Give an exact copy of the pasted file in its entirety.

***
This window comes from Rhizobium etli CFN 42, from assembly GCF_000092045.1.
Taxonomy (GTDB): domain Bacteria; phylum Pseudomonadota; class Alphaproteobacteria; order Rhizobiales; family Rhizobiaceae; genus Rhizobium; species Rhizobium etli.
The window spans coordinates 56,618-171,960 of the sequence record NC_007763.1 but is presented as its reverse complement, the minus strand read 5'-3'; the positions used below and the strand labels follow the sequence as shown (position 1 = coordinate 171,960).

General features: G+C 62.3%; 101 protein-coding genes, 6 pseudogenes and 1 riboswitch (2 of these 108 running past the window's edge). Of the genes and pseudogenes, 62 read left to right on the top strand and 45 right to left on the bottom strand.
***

This window comes from Rhizobium etli CFN 42, from assembly GCF_000092045.1.
Taxonomy (GTDB): domain Bacteria; phylum Pseudomonadota; class Alphaproteobacteria; order Rhizobiales; family Rhizobiaceae; genus Rhizobium; species Rhizobium etli.
The window spans coordinates 56,618-171,960 of the sequence record NC_007763.1 but is presented as its reverse complement, the minus strand read 5'-3'; the positions used below and the strand labels follow the sequence as shown (position 1 = coordinate 171,960).

General features: G+C 62.3%; 101 protein-coding genes, 6 pseudogenes and 1 riboswitch (2 of these 108 running past the window's edge). Of the genes and pseudogenes, 62 read left to right on the top strand and 45 right to left on the bottom strand.